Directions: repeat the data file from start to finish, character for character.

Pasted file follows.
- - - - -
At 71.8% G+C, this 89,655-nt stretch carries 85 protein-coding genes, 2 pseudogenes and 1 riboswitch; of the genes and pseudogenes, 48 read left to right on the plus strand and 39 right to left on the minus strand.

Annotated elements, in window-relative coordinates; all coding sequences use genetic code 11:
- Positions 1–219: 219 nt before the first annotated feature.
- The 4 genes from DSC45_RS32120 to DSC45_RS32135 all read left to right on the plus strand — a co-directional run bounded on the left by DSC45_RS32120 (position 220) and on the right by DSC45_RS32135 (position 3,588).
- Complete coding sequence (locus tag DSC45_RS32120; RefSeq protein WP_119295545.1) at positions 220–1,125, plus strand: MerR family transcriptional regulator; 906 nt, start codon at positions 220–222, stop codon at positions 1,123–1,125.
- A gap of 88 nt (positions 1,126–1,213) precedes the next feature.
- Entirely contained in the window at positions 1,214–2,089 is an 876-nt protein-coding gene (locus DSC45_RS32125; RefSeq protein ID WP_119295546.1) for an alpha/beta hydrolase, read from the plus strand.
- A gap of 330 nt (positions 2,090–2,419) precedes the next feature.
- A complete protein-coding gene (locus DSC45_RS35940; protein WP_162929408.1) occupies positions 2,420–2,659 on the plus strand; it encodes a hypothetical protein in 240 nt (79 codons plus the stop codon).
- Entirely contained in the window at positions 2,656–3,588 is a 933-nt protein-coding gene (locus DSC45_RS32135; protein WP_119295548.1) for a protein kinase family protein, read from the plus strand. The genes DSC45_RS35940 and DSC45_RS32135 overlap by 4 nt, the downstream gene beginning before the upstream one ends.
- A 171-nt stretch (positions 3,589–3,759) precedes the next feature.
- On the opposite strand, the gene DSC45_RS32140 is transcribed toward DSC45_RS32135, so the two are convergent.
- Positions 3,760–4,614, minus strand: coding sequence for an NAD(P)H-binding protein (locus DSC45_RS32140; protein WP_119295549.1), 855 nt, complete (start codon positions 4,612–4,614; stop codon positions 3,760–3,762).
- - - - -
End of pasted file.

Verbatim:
At 71.8% G+C, this 89,655-nt stretch carries 85 protein-coding genes, 2 pseudogenes and 1 riboswitch; of the genes and pseudogenes, 48 read left to right on the plus strand and 39 right to left on the minus strand.

Annotated elements, in window-relative coordinates; all coding sequences use genetic code 11:
- Positions 1–219: 219 nt before the first annotated feature.
- The 4 genes from DSC45_RS32120 to DSC45_RS32135 all read left to right on the plus strand — a co-directional run bounded on the left by DSC45_RS32120 (position 220) and on the right by DSC45_RS32135 (position 3,588).
- Complete coding sequence (locus tag DSC45_RS32120; RefSeq protein WP_119295545.1) at positions 220–1,125, plus strand: MerR family transcriptional regulator; 906 nt, start codon at positions 220–222, stop codon at positions 1,123–1,125.
- A gap of 88 nt (positions 1,126–1,213) precedes the next feature.
- Entirely contained in the window at positions 1,214–2,089 is an 876-nt protein-coding gene (locus DSC45_RS32125; RefSeq protein ID WP_119295546.1) for an alpha/beta hydrolase, read from the plus strand.
- A gap of 330 nt (positions 2,090–2,419) precedes the next feature.
- A complete protein-coding gene (locus DSC45_RS35940; protein WP_162929408.1) occupies positions 2,420–2,659 on the plus strand; it encodes a hypothetical protein in 240 nt (79 codons plus the stop codon).
- Entirely contained in the window at positions 2,656–3,588 is a 933-nt protein-coding gene (locus DSC45_RS32135; protein WP_119295548.1) for a protein kinase family protein, read from the plus strand. The genes DSC45_RS35940 and DSC45_RS32135 overlap by 4 nt, the downstream gene beginning before the upstream one ends.
- A 171-nt stretch (positions 3,589–3,759) precedes the next feature.
- On the opposite strand, the gene DSC45_RS32140 is transcribed toward DSC45_RS32135, so the two are convergent.
- Positions 3,760–4,614, minus strand: coding sequence for an NAD(P)H-binding protein (locus DSC45_RS32140; protein WP_119295549.1), 855 nt, complete (start codon positions 4,612–4,614; stop codon positions 3,760–3,762).